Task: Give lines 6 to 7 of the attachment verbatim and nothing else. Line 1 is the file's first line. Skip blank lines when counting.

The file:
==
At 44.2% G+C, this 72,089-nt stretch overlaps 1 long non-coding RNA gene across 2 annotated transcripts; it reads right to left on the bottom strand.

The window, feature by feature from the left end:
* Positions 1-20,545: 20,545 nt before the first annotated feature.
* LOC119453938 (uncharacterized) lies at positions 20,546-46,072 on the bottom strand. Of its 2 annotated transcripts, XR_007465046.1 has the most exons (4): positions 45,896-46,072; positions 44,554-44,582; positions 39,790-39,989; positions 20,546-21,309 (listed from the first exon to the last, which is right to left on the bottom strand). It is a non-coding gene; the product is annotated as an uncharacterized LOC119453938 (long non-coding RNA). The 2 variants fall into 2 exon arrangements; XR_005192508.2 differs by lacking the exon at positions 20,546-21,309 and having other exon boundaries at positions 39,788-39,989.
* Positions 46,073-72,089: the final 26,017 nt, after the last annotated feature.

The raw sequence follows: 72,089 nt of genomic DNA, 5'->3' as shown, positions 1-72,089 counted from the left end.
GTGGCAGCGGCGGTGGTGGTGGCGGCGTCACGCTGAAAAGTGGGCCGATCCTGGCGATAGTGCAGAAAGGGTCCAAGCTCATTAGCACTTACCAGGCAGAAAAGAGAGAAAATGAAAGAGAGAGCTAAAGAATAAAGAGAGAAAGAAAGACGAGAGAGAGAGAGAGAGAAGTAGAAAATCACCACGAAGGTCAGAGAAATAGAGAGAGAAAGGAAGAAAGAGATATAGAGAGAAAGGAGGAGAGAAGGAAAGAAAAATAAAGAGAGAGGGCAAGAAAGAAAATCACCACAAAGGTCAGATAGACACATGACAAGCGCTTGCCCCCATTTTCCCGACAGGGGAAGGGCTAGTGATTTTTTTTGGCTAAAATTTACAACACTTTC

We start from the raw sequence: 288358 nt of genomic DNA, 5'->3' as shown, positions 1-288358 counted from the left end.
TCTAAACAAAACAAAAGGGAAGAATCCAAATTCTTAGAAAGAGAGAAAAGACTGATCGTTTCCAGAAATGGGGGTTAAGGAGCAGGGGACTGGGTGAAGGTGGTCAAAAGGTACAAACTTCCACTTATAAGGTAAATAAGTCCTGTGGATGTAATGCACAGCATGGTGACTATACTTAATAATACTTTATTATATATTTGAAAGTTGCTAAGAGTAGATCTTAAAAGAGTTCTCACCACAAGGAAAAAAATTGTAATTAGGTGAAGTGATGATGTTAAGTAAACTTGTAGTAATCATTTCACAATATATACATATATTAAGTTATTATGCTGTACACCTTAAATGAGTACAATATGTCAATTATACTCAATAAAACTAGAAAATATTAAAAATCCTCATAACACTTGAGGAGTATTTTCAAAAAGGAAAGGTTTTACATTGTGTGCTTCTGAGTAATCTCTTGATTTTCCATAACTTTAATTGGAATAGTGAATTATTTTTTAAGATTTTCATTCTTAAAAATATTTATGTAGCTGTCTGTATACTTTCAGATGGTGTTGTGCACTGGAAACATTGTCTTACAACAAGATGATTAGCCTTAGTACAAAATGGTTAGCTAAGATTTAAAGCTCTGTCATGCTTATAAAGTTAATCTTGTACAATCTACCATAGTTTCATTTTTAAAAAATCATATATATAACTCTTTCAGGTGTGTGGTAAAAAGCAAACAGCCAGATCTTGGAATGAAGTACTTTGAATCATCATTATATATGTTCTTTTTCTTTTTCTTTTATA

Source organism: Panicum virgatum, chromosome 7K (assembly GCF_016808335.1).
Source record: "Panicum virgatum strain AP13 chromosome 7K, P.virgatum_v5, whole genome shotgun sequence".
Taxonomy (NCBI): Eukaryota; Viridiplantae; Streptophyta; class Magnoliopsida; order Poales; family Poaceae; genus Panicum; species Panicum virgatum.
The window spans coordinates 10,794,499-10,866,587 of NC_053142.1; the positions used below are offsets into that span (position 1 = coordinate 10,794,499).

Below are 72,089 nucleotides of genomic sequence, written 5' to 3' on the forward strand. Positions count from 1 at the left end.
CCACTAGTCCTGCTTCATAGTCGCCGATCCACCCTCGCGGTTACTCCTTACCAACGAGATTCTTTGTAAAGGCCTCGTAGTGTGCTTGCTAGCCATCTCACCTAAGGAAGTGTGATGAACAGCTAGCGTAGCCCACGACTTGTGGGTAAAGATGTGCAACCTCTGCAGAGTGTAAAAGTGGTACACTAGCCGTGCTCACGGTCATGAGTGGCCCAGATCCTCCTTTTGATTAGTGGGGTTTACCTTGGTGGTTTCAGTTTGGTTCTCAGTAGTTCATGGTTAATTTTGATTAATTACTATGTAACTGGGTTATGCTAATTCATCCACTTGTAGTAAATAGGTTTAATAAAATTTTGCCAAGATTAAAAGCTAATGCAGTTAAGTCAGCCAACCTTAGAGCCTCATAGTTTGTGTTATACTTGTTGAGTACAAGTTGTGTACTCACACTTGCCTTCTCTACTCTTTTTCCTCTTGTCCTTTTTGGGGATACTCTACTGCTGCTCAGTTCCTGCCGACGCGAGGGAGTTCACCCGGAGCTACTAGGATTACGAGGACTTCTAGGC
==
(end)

The raw sequence follows: 72,089 nt of genomic DNA, 5'->3' as shown, positions 1-72,089 counted from the left end.
GTGGCAGCGGCGGTGGTGGTGGCGGCGTCACGCTGAAAAGTGGGCCGATCCTGGCGATAGTGCAGAAAGGGTCCAAGCTCATTAGCACTTACCAGGCAGAAAAGAGAGAAAATGAAAGAGAGAGCTAAAGAATAAAGAGAGAAAGAAAGACGAGAGAGAGAGAGAGAGAAGTAGAAAATCACCACGAAGGTCAGAGAAATAGAGAGAGAAAGGAAGAAAGAGATATAGAGAGAAAGGAGGAGAGAAGGAAAGAAAAATAAAGAGAGAGGGCAAGAAAGAAAATCACCACAAAGGTCAGATAGACACATGACAAGCGCTTGCCCCCATTTTCCCGACAGGGGAAGGGCTAGTGATTTTTTTTGGCTAAAATTTACAACACTTTC